CROP Project Enters Negotiation Phase

July 20, 2012

Following the excellent results obtained in the evaluation, by experts, of the CROP project, the negotiation phase got an OK from the European Commission.

This means the project will be financed by EU. The project partners are now starting the “engines” to initiate the project work.



March 31, 2012

The results to be expected from this project are:
– improvement in aerodynamic efficiency of the cycloidal rotor for application in large vehicles
– integration of low-weight electric drives into the cycloidal propulsion system
– analysis of the more promising configurations for airframe cycloidal propulsion integration
– assessment, and optimization, of energy necessities for the novel propulsion system
– a green energy approach to the PECyT system, by being powered by solar photovoltaic or fuel cells
These results will be achieved using a multidisciplinary scientific approach. The expertise involved include:
advanced unsteady CFD simulations, plasma boundary layer control, aeroelasticity modeling, novel
superconducting electric drives, and the necessary integration with the airplane manufacture  industry. This will demonstrate the feasibility of the system, by defining its operative range and the possible limitations connected to its application.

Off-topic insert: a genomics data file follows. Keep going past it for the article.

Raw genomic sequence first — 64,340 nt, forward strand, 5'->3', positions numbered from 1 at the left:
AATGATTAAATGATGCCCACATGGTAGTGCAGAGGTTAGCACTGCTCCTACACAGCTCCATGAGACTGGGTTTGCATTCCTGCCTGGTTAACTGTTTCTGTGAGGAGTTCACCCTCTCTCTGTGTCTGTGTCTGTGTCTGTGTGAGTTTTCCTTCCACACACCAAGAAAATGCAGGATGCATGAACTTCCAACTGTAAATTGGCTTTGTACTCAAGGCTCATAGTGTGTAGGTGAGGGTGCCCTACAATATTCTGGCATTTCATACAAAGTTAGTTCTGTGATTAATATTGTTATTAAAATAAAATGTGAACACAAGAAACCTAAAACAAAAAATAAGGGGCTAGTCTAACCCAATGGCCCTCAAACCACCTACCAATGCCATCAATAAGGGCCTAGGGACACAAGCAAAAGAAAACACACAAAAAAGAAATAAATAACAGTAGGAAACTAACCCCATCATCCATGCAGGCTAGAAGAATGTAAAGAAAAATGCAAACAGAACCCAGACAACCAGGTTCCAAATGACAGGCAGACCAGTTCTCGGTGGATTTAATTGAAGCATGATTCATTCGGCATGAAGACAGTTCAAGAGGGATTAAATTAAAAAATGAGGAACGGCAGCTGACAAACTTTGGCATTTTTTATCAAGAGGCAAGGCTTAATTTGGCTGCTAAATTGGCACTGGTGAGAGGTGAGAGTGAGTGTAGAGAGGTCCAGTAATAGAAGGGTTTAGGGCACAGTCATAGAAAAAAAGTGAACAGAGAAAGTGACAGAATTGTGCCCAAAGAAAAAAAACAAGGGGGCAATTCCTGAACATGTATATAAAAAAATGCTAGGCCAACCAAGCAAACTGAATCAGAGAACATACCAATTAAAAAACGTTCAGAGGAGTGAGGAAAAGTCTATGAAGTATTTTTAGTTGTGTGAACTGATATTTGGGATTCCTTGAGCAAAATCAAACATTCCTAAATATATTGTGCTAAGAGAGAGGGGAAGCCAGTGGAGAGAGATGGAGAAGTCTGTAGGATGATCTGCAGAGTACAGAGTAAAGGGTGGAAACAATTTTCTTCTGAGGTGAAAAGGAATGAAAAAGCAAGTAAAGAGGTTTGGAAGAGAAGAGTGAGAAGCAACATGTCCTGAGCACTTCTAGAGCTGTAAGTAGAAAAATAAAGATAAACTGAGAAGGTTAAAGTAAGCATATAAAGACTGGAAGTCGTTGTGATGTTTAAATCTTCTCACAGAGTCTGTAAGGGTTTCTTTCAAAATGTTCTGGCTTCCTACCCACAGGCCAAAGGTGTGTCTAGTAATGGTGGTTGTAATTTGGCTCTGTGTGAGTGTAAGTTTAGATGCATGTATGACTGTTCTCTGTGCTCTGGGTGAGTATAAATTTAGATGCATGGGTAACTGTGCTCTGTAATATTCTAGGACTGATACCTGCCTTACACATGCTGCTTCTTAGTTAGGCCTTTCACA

March 31, 2012

Proposal full Title Cycloidal Rotor Optimized for Propulsion
Proposal Acronym CROP
Type of funding scheme Collaborative Project- Small or medium-scale focused research project
Work programme topics addressed AAT.2012.6.3-1. Breakthrough and emerging technologies
Other relevant Topics AAT.2012.6.3-2. Radical new concepts for air transport
Name of the coordinating person Prof.  José Páscoa
1 Universidade da Beira Interior UBI Portugal (Prof. José Páscoa)

2 Università di Modena e Reggio Emilia UNIMORE Italy (Prof. Dr. Antonio Dumas)

3 IAT21 innovative aeronautics technologies GmbH IAT21 Austria (Retired UK Brigadier General David Wills)

4 University of Sheffield UoS Great Britain (Prof. Geraint Jewell)